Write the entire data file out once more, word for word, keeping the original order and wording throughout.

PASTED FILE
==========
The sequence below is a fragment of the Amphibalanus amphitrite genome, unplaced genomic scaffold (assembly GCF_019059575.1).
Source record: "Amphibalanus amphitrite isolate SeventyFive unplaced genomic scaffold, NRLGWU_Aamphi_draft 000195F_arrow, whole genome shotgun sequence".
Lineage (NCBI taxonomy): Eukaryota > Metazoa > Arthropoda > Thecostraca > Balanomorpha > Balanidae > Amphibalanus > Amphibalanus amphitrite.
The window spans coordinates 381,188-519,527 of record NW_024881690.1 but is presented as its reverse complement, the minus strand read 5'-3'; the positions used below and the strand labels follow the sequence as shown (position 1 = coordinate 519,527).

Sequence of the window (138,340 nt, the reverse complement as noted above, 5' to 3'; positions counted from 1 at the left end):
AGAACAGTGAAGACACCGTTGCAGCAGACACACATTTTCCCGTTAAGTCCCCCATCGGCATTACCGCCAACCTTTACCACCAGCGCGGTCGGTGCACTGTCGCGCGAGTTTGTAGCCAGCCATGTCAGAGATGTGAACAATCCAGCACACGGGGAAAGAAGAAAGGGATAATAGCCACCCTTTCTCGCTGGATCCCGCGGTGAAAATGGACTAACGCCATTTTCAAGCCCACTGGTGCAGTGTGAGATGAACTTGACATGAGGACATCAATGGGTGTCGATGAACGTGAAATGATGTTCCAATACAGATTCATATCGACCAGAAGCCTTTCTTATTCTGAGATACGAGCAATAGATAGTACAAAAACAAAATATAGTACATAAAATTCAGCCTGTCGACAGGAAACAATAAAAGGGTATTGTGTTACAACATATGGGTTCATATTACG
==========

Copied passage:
The sequence below is a fragment of the Amphibalanus amphitrite genome, unplaced genomic scaffold (assembly GCF_019059575.1).
Source record: "Amphibalanus amphitrite isolate SeventyFive unplaced genomic scaffold, NRLGWU_Aamphi_draft 000195F_arrow, whole genome shotgun sequence".
Lineage (NCBI taxonomy): Eukaryota > Metazoa > Arthropoda > Thecostraca > Balanomorpha > Balanidae > Amphibalanus > Amphibalanus amphitrite.
The window spans coordinates 381,188-519,527 of record NW_024881690.1 but is presented as its reverse complement, the minus strand read 5'-3'; the positions used below and the strand labels follow the sequence as shown (position 1 = coordinate 519,527).

Sequence of the window (138,340 nt, the reverse complement as noted above, 5' to 3'; positions counted from 1 at the left end):
AGAACAGTGAAGACACCGTTGCAGCAGACACACATTTTCCCGTTAAGTCCCCCATCGGCATTACCGCCAACCTTTACCACCAGCGCGGTCGGTGCACTGTCGCGCGAGTTTGTAGCCAGCCATGTCAGAGATGTGAACAATCCAGCACACGGGGAAAGAAGAAAGGGATAATAGCCACCCTTTCTCGCTGGATCCCGCGGTGAAAATGGACTAACGCCATTTTCAAGCCCACTGGTGCAGTGTGAGATGAACTTGACATGAGGACATCAATGGGTGTCGATGAACGTGAAATGATGTTCCAATACAGATTCATATCGACCAGAAGCCTTTCTTATTCTGAGATACGAGCAATAGATAGTACAAAAACAAAATATAGTACATAAAATTCAGCCTGTCGACAGGAAACAATAAAAGGGTATTGTGTTACAACATATGGGTTCATATTACG